Brexit Britain from Abroad: With May so Weak, EU Prepares for a Car Crash Brexit
Brexit is Getting Messy
Talks between officials from Britain and negotiators for the European Union have progressed slowly, and are now at a near-stalemate. The EU has given Britain a deadline of two weeks to agree on a figure for the so-called "divorce bill" -- the money May's government must pay into the EU budget as part of its membership obligations.
As negotiations with the EU reach the crunch point, May's government is finding itself in ever-deeper trouble over its attempts to push through the legislation that will allow leaving the EU to happen at all.
Lawmakers from all parties have put forward hundreds of amendments to the EU Withdrawal Bill, and debates and votes are expected to take a month. At the heart of the problem is that the lack of progress in talks between the UK and EU -- which must conclude by summer next year -- has meant that May's government has recently had to concede a new alarming reality: that the differences are so great that no deal may be done at all.
This prospect has made the many UK legislators who always feared that Brexit would be damaging to the UK even more fearful. Now they are worried that the UK will be stepping into a complete unknown with no transition deal or trade deal planned with the EU. But hardline pro-Brexiters still want the UK to leave, whatever the short-term damage. This is why the content of the Withdrawal Bill is now being even more strongly contested than it was just a few weeks ago.
Business Warning to May and Davies
Representatives of fifteen employers' organizations, including VNO-NCW, urged Theresa May to come up with concrete proposals in the coming weeks to prevent the break-up of the Brexit discussions.
On behalf of the Dutch employers, Cees Oudshoorn warned the British prime minister that four of the five Dutch companies dealing with the British do not have confidence in a good outcome. 'A cliff scenario will be disastrous for everyone, especially for the British themselves', says Oudshoorn.
The meeting, which lasted an hour, was organized in collaboration with the government by the British employers' organization. In addition to May, Brexit Minister David Davis and his colleague from Economic Affairs Greg Clarke were also present at the meeting. Time is running out because EU negotiator Michel Barnier gave the British two weeks last week to come up with proposals, particularly on the Brexit bill and the Northern Ireland issue. If no 'sufficient progress' is made, it is not yet possible to talk about a transitional period and a future trade relationship.
May Seeks Brexit Buddies
Manfred Weber stands in front of the entrance to 10 Downing Street and says friendly sentences in the television cameras. "Theresa May is aware that Brexit will be difficult and cause damage," he says. The European Parliamentary Group (EPP) leader has just spent 50 minutes in the European Parliament with the British Prime Minister. May is ready to move on to Europe, says Weber, in front of London's most famous front door. "The will is there, Theresa May wants the success of these negotiations."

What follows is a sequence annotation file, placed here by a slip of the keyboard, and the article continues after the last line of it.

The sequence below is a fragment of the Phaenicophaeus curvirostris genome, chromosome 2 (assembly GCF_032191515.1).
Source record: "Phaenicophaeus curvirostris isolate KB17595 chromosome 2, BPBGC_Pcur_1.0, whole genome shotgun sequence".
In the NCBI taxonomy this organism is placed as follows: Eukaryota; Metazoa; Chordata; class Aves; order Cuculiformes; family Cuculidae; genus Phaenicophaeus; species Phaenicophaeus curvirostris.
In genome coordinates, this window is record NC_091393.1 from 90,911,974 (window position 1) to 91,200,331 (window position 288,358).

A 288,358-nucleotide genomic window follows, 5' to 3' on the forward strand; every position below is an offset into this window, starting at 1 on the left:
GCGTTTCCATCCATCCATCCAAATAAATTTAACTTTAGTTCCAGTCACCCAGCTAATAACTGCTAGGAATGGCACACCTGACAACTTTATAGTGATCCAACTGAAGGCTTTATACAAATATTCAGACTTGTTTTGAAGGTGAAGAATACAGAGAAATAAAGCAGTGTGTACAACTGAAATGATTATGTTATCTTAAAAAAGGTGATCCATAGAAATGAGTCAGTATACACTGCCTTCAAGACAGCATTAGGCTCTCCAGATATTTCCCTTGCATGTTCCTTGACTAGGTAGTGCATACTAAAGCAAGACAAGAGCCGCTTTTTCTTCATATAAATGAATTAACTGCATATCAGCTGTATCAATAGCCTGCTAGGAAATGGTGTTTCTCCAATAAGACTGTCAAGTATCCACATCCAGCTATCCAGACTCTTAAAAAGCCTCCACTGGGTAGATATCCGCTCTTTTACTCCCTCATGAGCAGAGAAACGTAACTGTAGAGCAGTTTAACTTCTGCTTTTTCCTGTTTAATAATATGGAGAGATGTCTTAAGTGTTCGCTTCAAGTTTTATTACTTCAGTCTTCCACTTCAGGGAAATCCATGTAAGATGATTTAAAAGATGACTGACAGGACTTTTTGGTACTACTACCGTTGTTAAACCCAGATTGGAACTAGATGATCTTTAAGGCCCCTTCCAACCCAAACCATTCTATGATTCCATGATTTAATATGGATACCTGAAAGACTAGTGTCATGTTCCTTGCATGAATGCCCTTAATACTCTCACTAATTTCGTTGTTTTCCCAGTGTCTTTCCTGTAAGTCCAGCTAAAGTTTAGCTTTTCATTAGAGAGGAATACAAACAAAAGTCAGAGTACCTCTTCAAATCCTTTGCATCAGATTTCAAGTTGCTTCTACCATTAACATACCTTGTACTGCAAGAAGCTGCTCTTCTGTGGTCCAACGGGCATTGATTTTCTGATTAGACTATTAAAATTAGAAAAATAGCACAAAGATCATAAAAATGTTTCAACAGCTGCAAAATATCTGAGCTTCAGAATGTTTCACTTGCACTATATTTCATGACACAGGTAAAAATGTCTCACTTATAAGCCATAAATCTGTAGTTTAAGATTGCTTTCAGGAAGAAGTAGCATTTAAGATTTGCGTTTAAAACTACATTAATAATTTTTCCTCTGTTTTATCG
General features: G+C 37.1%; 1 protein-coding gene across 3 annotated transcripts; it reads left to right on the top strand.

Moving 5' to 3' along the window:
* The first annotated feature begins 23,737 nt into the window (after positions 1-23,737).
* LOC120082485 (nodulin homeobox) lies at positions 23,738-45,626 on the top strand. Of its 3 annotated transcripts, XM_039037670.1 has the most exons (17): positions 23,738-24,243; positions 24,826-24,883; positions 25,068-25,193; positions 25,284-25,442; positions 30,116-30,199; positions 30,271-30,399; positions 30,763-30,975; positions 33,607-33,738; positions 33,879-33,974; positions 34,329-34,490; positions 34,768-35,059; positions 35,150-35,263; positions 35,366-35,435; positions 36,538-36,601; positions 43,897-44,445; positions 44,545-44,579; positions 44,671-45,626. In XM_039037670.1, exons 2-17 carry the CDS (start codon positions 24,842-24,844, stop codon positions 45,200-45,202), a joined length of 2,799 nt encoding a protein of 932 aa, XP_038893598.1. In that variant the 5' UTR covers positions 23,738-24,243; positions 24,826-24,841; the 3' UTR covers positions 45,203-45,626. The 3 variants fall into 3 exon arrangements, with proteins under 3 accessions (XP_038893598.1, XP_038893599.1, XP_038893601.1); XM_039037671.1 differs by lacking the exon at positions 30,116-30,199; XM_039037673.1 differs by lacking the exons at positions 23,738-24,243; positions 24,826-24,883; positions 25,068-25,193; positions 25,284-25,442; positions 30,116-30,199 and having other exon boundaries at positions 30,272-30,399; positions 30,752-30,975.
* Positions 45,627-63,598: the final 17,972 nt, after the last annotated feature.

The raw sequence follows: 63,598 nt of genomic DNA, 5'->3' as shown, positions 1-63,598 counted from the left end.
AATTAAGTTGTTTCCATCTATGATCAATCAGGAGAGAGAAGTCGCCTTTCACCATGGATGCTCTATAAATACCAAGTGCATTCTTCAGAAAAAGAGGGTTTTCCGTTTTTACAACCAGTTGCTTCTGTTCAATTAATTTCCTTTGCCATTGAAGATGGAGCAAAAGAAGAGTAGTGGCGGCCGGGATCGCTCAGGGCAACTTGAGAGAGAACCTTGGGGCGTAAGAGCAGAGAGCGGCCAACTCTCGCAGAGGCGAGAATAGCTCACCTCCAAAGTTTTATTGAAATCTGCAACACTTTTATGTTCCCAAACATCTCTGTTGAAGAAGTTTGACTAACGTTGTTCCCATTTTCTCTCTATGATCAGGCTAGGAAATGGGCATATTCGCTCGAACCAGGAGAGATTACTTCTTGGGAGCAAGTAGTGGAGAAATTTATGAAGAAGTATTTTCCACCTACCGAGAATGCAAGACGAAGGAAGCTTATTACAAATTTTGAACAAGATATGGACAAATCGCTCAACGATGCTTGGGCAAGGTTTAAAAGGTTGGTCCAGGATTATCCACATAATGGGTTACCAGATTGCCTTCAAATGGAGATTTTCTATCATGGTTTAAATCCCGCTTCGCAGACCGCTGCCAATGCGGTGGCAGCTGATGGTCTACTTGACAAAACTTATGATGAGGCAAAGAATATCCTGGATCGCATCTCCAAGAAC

What you say as a nice guest, if the conversation is pleasant, a big breakthrough but not to report.
Weber's visit to Theresa May goes back to the initiative of the British Prime Minister. May wants EU leaders to shed green light at their mid-December summit to finally start negotiations on the next phase of the Brexit talks. The phase of the EU's future relationship with the United Kingdom.
Therefore, the British currently not only ensnare the politicians in the national EU capitals . The European Parliament, a place that British politicians have so far mostly talked about with disgust and contempt, is also being targeted by the British Embrace Strategy.
The Departures Begin
After the rhetoric and the great political declarations, the concrete: following the British vote in favour of Brexit, the moves of the City towards Paris began. On Tuesday 14 November, Valérie Pécresse, the president of the Ile-de-France region, and Arnaud de Bresson, boss of Paris Europlace, the Parisian finance lobby, organised a new charm offensive in London, in the form of a seminar extolling the merits of the French capital. And among the participants, many are now very advanced in their preparations, or even already taken action.
Bertrand Gibeau, of the consulting firm Reinhold & Partners, supervised the facilities in Paris of three asset management companies, and two more are approved. "We are also in discussion with a dozen others, who have specific projects. This is not an exodus: for the moment, the departures he has supervised correspond to some forty jobs actually installed in the French capital, and a hundred more to come. But these are the first shots real penmanships given to the London financial center.
"I've already been to four ‘Brexit parties’ to celebrate the departure of people leaving London," says Clerville Investment Management's Alban de Clermont-Tonnerre.
Prepare for a Crash
It was another of those Brexit rounds in Brussels: Short, pointless and lacking in results. David Davis warbles on about great progress, Michel Barnier puts the damper on the Brexit minister’s enthusiasm. But suddenly the French diplomat awoke from his torpor: Was it true, that the UK had only two weeks left to make an offer on the Brexit bill, a journalist asked. "Yes, I think so." Finally some clarity. No money, no trade talks, such is the new reality. A turn of events which introduced a welcome bit of drama in the ongoing boredom.
Over the weekend turned the knife some more: "Everybody should prepare himself for a no-deal," he said to a French Sunday newspaper. It was not his option but a possibility. All member states and businesses should prepare themselves, and the European Union was already doing so.
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